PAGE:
The Sudan government and the largest of the three main rebel groups have agreed in principle to sign an African Union-negotiated peace deal to end the conflict in Darfur. Two remaining rebel factions are sticking to their demands.
Western mediators said Friday that Sudan's government and the largest Darfur rebel group, the Sudan Liberation Movement, have agreed to sign a peace plan in Abuja, Nigeria, where the talks are taking place.
But two of the rebel factions have rejected the proposal.
Mediators described the acceptance by the Sudan Liberation Movement, led by Minni Minnawi, as a major development. But they also say the approval of the two other factions is needed to make the deal workable.
A delegation of 14 prominent tribal leaders from Sudans Darfur region arrived in Abuja Friday to lend their support to the stalled peace talks. Mohammed Rigal, leader of the Fur tribe in Southern Darfur, told VOA that they were in Abuja to help the rebels resolve the stalemate.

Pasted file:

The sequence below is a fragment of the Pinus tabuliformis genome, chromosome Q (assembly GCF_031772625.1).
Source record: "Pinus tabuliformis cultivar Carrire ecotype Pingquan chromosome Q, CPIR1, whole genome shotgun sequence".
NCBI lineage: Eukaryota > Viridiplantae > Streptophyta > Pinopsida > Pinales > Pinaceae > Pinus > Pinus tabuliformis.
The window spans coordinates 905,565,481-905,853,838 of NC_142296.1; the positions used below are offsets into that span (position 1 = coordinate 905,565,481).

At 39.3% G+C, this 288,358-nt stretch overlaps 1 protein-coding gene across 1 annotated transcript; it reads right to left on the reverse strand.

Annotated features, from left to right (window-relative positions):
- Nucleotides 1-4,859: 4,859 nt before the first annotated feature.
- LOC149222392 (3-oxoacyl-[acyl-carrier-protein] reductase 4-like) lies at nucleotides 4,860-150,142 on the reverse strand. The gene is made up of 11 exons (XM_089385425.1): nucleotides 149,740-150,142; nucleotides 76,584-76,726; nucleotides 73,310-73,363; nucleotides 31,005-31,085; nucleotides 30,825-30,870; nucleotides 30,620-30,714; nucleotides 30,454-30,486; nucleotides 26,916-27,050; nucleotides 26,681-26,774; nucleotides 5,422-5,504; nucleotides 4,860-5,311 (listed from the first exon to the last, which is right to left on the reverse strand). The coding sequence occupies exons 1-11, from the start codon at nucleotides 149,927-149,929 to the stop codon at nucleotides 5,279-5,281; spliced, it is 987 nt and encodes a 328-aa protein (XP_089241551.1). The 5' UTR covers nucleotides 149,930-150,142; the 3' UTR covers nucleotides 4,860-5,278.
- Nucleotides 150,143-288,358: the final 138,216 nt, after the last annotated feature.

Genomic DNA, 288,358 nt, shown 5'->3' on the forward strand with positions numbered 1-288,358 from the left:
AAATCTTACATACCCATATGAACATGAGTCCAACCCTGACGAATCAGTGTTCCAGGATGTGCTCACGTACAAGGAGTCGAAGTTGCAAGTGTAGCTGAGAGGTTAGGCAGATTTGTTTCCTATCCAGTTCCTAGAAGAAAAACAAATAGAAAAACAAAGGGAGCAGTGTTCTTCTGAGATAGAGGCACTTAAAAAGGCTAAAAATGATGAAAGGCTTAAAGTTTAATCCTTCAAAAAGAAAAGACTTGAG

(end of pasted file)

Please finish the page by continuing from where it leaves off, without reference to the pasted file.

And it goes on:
"We came to help them [rebels] and to advise them and to talk to them [that] people in Darfur and the IDPs [Internally Displaced People] and the refugees [are] so eager to come back home and to begin their lives from beginning. And we are advising them to do peace now, not tomorrow, now," said Mr. Rigal.
Frequent infighting among rebel groups has impeded the talks as the groups often had had difficulty agreeing.
The proposed peace plan would call for a referendum in Darfur to decide whether to create a single administrative region, but only after fighting has stopped and national elections have been held.
The deal also calls for disarmament of militias linked to the government, the integration of thousands of rebel fighters into Sudan's armed forces, and a protection force for civilians.
Included in the political provisions, are guarantees that rebel factions will have the majority in Darfur's three state legislatures, but the rebels did not get the national vice presidency they had sought.